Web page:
Site Work Begins for Second Power Plant in Lordstown

LORDSTOWN, Ohio – Trees are cleared and site preparation is now underway for construction of the Trumbull Energy Center, a $1.2 billion combined-cycle electrical generation plant planned along Tod Avenue.

“It will take three years to complete construction,” said Bill Siderewicz, president and CEO of Clean Energy Future LLC, the project’s developer.

As part of the site prep work, contractors are conducting subsurface tests to confirm soil strength at the 127-acre site, Siderewicz said. 

Once the proper tests are completed, survey work would begin to determine the placements of hundreds of concrete pilings that will be needed for the project. By February, excavation of the piling holes should begin, he said.

On Nov. 3, Trumbull Energy Center closed on $1.2 billion in financing to begin the project. The following day, the Trumbull County Auditor’s website reported that the project purchased the land for $10 million.

Two Korean entities, Korea Southern Power Co. Ltd, or KOSPO, and Kind, an acronym for Korea Overseas Infrastructure and Urban Development Corp., are the new plant’s majority owners, Siderewicz said. Siemens Energy is also a co-owner in the project.

The new power plant would have the capacity to provide electricity to 900,000 homes.

Gemma Power Systems LLC of Glastonbury, Conn., is the project’s engineering, procurement and construction contractor. The company has leased office space at the former American Way Manufacturing building on Henn Parkway, just off Tod Avenue.

Mayor Arno Hill said the company is moving forward and is putting the finishing touches on its site plan it will present to Village Council.

“We’ll look at their plans to make sure the setbacks are OK, and that the ingress and egress to the site are OK,” Hill said. “So we’re just waiting for that.”

Hill said there is no firm date on when steel construction of the plant would begin.

The new plant will mirror the existing Lordstown Energy Center, which was commissioned in October 2018. Trumbull Energy Center will be built on contiguous land just south of the Lordstown center.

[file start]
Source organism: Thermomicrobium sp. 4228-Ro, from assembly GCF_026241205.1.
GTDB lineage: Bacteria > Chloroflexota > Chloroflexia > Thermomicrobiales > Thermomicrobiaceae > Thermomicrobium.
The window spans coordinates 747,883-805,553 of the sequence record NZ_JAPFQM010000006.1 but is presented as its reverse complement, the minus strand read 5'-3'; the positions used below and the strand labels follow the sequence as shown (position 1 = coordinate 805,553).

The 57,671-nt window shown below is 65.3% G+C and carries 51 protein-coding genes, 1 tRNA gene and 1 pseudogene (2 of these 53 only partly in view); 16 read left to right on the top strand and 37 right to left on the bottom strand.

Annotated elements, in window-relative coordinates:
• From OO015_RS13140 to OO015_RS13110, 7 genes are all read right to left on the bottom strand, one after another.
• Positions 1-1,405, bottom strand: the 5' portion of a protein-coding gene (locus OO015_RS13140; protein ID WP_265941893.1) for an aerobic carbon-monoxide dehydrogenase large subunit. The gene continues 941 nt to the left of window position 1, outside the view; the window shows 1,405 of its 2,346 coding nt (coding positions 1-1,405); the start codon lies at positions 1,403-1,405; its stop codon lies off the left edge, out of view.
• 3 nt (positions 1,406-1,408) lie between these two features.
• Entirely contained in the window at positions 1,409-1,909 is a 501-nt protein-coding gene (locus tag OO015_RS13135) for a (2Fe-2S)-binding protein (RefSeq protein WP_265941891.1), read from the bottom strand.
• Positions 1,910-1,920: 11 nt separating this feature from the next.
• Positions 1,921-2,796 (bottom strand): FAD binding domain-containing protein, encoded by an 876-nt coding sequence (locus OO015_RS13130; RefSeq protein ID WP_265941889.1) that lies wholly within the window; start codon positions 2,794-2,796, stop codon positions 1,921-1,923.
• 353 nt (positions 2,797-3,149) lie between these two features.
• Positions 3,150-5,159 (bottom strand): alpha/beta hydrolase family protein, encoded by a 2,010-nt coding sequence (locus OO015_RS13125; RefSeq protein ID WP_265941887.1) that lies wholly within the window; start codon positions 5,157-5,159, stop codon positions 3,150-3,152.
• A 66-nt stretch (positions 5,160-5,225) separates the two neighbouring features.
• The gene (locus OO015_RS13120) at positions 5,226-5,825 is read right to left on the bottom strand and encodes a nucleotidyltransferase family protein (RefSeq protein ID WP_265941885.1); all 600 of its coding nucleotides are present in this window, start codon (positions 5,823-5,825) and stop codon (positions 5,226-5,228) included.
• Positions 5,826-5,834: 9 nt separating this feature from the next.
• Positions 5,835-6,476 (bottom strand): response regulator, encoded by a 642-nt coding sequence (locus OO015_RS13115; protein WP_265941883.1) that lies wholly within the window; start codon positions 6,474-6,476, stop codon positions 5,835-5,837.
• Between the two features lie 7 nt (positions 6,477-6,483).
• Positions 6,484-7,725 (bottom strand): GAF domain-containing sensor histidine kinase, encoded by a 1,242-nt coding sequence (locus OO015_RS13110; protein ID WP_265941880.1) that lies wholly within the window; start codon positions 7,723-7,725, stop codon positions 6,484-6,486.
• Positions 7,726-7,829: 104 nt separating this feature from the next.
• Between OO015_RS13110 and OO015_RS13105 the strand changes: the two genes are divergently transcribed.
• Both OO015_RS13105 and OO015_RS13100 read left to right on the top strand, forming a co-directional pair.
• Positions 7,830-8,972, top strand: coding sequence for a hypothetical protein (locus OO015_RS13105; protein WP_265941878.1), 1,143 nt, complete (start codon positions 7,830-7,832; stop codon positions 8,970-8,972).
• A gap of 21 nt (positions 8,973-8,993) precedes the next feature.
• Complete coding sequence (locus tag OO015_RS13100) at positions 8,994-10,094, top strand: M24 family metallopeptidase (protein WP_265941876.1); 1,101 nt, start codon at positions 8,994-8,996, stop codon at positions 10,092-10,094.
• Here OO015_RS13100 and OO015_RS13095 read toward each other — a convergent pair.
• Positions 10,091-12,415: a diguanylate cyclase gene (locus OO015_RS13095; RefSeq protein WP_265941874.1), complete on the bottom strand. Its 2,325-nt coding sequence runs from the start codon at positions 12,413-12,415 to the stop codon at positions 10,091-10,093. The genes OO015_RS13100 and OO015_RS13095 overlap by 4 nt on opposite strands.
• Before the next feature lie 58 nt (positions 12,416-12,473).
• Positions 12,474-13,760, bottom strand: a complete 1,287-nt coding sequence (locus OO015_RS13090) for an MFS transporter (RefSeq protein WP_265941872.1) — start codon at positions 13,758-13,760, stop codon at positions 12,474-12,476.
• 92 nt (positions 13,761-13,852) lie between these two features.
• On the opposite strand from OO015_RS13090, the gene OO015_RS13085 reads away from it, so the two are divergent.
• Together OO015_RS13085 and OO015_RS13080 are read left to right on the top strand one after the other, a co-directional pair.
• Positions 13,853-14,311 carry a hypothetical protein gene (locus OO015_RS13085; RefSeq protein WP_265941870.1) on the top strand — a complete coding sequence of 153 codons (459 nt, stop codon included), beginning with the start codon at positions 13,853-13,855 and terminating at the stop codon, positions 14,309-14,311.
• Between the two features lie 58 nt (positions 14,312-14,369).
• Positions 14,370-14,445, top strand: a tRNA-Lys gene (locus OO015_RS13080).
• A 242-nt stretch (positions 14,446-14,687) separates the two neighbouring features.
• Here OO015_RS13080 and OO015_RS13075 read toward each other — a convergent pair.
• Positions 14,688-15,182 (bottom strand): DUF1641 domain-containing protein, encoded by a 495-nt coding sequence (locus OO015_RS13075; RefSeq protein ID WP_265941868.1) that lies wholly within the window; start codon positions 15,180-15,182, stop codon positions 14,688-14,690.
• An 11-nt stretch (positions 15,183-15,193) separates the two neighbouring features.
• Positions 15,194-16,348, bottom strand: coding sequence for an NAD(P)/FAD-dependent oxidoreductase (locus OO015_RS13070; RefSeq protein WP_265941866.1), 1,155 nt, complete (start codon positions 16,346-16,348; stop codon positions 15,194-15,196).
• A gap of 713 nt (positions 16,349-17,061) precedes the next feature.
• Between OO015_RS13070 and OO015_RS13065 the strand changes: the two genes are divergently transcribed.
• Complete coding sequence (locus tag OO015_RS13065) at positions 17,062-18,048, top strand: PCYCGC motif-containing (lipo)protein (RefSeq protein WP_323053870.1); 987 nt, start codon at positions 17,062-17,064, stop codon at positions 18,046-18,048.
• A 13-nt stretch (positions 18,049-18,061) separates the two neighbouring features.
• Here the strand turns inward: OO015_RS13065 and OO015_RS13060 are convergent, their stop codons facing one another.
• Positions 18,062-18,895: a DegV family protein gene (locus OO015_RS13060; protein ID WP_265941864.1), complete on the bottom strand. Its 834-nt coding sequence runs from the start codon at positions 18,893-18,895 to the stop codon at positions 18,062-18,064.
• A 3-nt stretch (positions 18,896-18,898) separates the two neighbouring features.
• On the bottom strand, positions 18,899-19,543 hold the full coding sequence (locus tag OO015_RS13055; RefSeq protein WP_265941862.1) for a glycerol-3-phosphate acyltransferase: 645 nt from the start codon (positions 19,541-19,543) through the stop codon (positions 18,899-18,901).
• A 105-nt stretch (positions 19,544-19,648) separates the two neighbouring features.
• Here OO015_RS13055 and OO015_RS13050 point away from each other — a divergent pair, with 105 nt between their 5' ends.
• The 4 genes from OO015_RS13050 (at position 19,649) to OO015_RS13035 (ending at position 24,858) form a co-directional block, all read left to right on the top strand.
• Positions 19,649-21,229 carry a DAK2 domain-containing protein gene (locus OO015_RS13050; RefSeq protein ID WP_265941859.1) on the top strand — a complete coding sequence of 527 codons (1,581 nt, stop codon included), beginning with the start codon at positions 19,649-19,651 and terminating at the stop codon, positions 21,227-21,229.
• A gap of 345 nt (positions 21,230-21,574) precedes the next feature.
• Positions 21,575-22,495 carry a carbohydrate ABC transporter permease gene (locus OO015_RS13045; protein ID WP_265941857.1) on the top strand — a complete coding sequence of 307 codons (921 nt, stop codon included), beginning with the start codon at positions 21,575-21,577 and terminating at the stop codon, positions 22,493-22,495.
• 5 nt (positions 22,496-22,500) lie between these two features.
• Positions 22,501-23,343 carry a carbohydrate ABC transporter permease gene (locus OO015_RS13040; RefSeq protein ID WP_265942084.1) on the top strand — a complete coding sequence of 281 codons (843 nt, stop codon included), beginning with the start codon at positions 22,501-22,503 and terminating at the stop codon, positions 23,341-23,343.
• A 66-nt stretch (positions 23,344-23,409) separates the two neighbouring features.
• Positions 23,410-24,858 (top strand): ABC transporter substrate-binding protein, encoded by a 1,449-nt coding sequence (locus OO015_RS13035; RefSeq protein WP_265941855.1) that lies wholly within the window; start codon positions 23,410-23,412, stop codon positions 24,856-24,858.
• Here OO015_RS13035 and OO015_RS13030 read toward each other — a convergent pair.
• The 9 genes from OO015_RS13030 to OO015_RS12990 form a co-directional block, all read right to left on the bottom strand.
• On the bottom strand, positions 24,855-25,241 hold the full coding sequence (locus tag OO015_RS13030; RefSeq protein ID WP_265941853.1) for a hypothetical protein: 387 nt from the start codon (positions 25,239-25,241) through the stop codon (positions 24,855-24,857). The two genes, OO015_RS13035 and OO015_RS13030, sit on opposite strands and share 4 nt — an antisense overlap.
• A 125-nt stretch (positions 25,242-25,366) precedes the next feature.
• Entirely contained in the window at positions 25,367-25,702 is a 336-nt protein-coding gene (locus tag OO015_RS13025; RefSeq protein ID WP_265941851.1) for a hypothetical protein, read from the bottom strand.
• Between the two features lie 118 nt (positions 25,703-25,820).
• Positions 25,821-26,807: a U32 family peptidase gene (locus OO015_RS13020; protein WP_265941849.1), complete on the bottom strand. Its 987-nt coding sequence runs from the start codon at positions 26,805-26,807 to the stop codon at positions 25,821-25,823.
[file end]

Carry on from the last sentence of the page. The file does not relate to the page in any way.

Martin Loney, president of the Western Reserve Construction and Building Trades, said the Trumbull Energy Center is likely the largest single project for the local crafts in 2023.

“We should be sitting down with Gemma within the next six weeks or so,” he said. “So it’s looking good.”

Siderewicz had said earlier that the project would require approximately 1,000 members of the local building trades. 

The Trumbull Energy Center is designed as a combined-cycle electric generation plant that is fed by natural gas instead of coal.

Trumbull County commissioners have awarded a tax abatement of 100% for the project. In lieu of those taxes, Clean Energy Future will make an $800,000 initial payment to Lordstown village schools and annual payments to the school system during the 15 years of the abatement, and to the village, which also will share income taxes with the school system.

The project, first announced in late 2016, has been met with one obstacle after another over the past five years. Litigation issues, financing and political infighting over who would supply water threatened to derail the project.

Plans for a third combined-cycle plant were scuttled in August 2019 after the passage of Ohio House Bill 6, which awarded subsidies to FirstEnergy to preserve two Ohio nuclear power plants.

However, the General Assembly subsequently repealed portions of the bill, including the nuclear subsidies, after Ohio House Speaker Larry Householder and other associates were arrested because they allegedly were paid tens of millions of dollars to help pass the legislation and to prevent the issue from moving to a referendum.

Pictured at top: Site preparation is underway for construction of the Trumbull Energy Center. In the background is the Lordstown Energy Center.

Copyright 2024 The Business Journal, Youngstown, Ohio.